But I cut off his dissertation. "Yes, I am familiar with those portraits. And yes -- I am the person portrayed in them." I picked up my glass of sherry and bolted it. "I posed for them a very long time ago."
"I knew it!" cried Wilde. "The eyes are the same. And your face..."
"It was long ago," I repeated, well aware that I was no longer the young man portrayed in the Irishman's treasures.
"There is no need to apologize, my dear fellow," said Wilde. "I must allow that you were a paragon of male beauty of the purest kind so admired by the Dorian Greeks -- blond and stalwart and sensual, an inspiration for the ages. That is no shame, John. And that beauty has been forever preserved in rare works of Art, which are always to be preferred to mere reality."
"Were you an artist's model?" asked Stan, gazing at me with new eyes. "Did you pose in... in the altogether?"
"Yes," I admitted, not wishing to explain in further detail. "Sometimes."
"I am very interested in the effect of Art on the senses," continued Wilde. "And the consequences of Art on how one lives one's life. It must be a disconcerting thing to look upon one's own face from many years before and understand that time has passed. Not that you are not a handsome fellow now, my dear John."
"I know what I was," I said. "And I know what I am. I am aware of the passage of time. But I am not an immortal who can make it stand still."
"But you are immortal!" Wilde insisted. "In those pictures you are forever captured at the pinnacle of your male splendor. What a gift that must be!"
"Yes, what a gift," I said. But Wilde did not seem to catch the irony in my voice. "I fear I must go." I stood and shook Wilde's hand. "It was a pleasure to meet you -- Oscar."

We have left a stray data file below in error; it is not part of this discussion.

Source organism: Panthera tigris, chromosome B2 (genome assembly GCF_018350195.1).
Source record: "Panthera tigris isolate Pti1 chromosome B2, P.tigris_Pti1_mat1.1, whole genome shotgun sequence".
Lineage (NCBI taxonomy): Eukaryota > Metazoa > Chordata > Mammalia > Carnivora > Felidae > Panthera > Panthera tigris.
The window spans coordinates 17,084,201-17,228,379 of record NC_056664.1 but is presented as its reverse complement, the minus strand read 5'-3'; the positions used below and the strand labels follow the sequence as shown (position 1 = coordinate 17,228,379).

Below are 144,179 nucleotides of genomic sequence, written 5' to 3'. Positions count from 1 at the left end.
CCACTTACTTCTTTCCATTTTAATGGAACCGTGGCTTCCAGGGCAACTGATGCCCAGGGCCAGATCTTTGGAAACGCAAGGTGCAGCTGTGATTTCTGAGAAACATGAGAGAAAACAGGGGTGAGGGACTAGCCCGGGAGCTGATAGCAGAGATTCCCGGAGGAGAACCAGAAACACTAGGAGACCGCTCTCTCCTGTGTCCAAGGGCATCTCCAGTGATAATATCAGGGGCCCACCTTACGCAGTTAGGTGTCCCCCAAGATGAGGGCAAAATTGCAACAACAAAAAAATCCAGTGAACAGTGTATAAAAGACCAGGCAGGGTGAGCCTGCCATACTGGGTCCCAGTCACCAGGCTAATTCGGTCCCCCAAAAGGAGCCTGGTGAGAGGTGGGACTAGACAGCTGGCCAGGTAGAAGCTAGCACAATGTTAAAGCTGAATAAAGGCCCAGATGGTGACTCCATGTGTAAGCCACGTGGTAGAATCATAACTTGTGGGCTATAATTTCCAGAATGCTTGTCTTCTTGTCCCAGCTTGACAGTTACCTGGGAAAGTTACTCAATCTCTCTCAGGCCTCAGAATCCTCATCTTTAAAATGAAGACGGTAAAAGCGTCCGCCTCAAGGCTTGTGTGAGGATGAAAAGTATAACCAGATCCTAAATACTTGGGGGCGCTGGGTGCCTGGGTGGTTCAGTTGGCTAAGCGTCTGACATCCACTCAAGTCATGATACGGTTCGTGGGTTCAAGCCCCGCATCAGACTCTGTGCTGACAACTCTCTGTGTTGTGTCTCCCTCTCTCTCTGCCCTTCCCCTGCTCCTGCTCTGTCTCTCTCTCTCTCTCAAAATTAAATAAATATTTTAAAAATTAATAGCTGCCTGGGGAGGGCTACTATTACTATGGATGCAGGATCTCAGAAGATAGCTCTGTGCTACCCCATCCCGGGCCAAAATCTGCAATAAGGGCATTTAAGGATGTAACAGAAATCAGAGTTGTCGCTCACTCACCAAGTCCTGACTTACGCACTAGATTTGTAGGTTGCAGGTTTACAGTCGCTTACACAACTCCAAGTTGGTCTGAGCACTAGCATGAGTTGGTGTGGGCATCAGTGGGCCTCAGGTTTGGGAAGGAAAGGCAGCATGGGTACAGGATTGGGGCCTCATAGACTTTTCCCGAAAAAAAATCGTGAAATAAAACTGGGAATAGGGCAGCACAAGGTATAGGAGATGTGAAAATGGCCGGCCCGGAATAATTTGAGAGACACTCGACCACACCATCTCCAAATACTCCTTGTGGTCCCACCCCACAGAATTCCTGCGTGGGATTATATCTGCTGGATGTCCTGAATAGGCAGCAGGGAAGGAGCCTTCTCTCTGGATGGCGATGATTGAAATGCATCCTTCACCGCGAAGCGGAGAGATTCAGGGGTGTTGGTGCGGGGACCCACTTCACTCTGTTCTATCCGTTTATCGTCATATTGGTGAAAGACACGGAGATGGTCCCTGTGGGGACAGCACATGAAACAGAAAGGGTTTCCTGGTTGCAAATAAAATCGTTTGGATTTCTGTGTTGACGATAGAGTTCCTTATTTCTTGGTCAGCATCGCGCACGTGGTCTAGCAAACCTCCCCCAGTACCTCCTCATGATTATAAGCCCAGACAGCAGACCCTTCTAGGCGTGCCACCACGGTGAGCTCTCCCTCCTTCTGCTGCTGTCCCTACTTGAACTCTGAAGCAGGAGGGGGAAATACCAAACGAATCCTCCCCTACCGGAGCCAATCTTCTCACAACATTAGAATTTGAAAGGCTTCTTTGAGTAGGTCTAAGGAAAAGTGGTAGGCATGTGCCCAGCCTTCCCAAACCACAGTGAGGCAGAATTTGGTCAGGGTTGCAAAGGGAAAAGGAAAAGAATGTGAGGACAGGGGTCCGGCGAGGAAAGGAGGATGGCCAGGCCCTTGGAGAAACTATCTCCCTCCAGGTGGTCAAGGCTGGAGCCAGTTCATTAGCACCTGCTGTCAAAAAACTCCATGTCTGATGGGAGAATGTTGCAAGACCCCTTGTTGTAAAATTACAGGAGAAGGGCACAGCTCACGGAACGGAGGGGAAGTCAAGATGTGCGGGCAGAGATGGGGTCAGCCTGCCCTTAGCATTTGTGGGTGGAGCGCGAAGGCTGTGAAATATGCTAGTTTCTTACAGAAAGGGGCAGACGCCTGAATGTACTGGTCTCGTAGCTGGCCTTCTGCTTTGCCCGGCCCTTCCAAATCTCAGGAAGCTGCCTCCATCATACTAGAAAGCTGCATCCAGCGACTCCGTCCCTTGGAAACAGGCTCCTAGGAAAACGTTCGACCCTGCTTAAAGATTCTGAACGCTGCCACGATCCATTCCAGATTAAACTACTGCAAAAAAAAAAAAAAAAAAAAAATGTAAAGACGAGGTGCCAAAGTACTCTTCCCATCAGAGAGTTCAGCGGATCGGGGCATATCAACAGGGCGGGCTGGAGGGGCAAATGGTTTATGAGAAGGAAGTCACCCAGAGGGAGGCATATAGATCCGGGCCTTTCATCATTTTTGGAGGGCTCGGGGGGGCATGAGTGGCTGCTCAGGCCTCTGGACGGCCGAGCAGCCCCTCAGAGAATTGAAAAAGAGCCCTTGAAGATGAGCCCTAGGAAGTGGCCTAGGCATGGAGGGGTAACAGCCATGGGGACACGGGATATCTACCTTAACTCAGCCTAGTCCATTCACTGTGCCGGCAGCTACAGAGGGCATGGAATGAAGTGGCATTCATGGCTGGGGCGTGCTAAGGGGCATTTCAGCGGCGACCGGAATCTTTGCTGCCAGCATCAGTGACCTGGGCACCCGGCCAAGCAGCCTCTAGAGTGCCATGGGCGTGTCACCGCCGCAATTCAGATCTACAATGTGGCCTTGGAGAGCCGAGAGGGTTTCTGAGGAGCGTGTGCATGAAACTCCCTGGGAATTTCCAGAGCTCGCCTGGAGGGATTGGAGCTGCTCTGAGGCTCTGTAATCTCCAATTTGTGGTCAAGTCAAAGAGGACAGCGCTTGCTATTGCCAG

"It was a delight, John," Wilde bowed. "And I shall be looking for your tales in 'The Strand.' I adore stories of suspense and adventure. I would love to try my hand at one some day."
I pushed my way through the throng and out the door. The fog had become almost impenetrable and I despaired of finding a cab at so late an hour.
"Pardon, Mr. Watson."
I turned to see Wilde's friend, Mr. Robbie Ross, at my side. He was a small, neatly-made young gentleman, boyish and bright-eyed.
"It's Dr. Watson," I said.
"Dr. Watson, then," said Ross. "Please excuse Oscar. He did not mean to be rude, but he is obsessed with the beauty of boys. Anyone who is of a more mature age is beyond his interest... that way."
"That is fortunate, for I am not interested in Mr. Wilde in 'that way' either," I replied. "You may tell him I was not insulted by his words. Those pictures are here in London and people will see them. I must resign myself to that fact."
"Like Oscar, I think they are beautiful." Ross fingered the sleeve of my coat. "But not as attractive as the man who inspired them. Unlike Oscar, I am partial to reality and not fantasy. He searches for the perfect artifact, but I am content to find a congenial companion -- even if only for a night."
I stared at the murky night and felt a yearning within that I knew would not be denied.
"Oscar keeps a room at the Savoy for his assignations," said Ross. "It's not far and I have the key."
It was not what I desired, but it was something.
"Lead the way," I said.
And we strode off together into the swirling fog.